Thursday, September 28, 2023

Districts Proposed a Surge in Borrowing Last Year. Here's How ... - Education Week

Local taxpayers nationwide last year voted to borrow a dramatically larger sum of money than in recent years to fund school facilities upgrades, technology purchases, and other budget priorities.

Still, roughly one in four school district bond elections failed—a slightly larger percentage than in the preceding six years.

These data come from the SchoolBondFinder tool developed by the Amos Group, a firm that sells school finance data to companies looking to contract with districts.

The tool shows districts proposed 2,146 bond issues worth a total of $123 billion in 2022. Voters approved roughly 1,644, totaling $96 billion.

Districts asked voters to approve a lot more spending last year than in any previous year since the 2014 inception of SchoolBondFinder. The proposed bond issues were worth more than double the sum from 2021. The $96 billion that voters approved was nearly 90 percent more than the $51 billion voters approved in 2021. Voters OK’d $62 billion in borrowing in 2020, and $48 billion in 2019.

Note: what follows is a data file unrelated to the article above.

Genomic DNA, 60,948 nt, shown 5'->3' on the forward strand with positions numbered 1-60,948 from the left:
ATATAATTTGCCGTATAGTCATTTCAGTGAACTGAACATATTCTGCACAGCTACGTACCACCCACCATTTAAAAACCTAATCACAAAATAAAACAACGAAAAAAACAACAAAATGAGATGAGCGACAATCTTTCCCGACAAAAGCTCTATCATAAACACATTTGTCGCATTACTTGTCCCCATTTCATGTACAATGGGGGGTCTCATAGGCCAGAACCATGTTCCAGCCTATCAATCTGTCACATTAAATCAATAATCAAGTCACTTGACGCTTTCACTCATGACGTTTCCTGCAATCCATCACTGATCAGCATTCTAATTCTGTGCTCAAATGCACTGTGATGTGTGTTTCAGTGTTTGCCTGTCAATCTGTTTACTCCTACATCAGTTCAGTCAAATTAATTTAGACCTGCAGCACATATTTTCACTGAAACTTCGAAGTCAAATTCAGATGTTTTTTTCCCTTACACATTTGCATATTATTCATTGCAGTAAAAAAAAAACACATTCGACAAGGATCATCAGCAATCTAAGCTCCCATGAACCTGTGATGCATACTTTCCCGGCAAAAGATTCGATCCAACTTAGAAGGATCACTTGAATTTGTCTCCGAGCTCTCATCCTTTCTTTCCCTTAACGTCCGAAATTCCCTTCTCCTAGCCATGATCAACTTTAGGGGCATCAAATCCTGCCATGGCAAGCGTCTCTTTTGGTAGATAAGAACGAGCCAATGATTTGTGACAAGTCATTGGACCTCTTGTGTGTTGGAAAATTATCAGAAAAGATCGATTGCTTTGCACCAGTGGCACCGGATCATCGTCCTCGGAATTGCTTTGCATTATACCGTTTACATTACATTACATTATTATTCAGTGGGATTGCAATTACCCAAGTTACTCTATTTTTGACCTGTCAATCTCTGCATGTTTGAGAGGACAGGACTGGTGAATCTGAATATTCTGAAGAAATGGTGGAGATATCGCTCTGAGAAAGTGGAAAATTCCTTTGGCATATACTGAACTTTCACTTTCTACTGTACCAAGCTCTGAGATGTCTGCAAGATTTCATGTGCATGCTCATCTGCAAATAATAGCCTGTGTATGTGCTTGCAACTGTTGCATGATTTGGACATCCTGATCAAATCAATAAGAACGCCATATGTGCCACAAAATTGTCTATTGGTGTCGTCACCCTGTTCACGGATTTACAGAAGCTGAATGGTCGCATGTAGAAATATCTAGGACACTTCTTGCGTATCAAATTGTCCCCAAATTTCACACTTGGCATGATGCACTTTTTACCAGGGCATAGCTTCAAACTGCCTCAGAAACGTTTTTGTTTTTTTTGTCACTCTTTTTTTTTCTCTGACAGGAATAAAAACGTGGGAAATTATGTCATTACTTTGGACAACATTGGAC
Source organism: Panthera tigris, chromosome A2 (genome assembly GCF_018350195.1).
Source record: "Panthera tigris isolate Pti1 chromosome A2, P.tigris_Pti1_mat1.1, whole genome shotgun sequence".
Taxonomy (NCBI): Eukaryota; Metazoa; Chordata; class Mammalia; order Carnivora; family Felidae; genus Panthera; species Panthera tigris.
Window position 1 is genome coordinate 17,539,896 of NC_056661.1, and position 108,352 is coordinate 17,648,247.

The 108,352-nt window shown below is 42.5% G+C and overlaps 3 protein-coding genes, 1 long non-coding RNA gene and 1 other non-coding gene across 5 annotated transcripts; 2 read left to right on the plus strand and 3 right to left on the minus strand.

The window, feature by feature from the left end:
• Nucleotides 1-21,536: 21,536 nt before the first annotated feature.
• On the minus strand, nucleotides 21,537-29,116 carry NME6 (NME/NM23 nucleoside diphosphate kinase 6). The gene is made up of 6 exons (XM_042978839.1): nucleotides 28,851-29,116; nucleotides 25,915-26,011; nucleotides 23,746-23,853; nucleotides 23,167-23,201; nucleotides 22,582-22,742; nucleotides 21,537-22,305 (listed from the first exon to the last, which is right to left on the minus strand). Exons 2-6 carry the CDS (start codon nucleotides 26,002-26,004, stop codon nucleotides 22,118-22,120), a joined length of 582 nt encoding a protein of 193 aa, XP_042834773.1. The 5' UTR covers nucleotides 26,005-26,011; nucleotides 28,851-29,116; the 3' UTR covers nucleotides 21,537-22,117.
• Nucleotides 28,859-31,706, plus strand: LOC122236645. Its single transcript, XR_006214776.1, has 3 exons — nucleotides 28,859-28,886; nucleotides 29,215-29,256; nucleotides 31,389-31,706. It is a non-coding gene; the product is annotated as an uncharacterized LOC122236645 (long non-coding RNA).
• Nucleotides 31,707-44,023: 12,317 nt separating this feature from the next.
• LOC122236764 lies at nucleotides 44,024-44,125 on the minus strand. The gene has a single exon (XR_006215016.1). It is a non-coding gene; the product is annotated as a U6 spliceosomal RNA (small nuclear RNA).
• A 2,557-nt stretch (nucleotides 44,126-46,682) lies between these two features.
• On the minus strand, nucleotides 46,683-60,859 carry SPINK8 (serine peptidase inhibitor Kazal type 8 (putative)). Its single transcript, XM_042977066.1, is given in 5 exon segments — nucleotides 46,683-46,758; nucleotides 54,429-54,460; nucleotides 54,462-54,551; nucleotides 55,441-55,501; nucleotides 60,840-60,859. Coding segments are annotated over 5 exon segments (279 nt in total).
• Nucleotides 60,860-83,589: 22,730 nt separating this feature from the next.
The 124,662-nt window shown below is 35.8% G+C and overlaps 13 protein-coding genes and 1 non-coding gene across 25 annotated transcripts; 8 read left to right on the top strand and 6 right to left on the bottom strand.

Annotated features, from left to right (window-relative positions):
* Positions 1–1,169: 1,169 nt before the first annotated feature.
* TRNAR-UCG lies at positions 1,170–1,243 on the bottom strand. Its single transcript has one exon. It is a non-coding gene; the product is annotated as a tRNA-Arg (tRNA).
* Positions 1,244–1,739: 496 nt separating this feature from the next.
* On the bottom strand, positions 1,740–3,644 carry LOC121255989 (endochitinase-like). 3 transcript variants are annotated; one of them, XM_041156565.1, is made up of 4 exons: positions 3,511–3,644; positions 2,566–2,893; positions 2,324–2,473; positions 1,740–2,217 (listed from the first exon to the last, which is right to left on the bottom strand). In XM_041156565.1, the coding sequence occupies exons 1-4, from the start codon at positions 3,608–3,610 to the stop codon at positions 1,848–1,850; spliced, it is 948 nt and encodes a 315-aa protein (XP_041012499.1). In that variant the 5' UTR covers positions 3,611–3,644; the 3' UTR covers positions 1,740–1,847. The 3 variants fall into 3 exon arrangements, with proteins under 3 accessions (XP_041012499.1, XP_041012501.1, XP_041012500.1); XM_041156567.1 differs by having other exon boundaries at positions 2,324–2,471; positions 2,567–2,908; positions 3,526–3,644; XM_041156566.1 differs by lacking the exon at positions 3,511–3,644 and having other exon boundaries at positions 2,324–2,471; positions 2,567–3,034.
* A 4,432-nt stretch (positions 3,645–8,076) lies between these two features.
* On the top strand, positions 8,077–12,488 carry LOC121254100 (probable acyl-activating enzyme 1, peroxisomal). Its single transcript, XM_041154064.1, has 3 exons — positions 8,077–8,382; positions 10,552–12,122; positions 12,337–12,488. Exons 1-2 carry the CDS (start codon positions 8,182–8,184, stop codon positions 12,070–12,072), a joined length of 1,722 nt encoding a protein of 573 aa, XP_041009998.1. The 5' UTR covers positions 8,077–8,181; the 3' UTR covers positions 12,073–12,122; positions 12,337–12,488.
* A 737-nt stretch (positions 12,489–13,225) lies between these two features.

The number of proposed bond issues was also higher in 2022 than in each of the previous three years.

Several factors contributed to the burst in proposed spending, said Rachel Wisnefski, the Amos Group’s chief revenue officer. Bonds tend to be more common on ballots in even years, when higher-profile elections are also taking place. Districts are also looking ahead to a future without federal COVID relief funds that run out next year, which means they’ll have to tap into...

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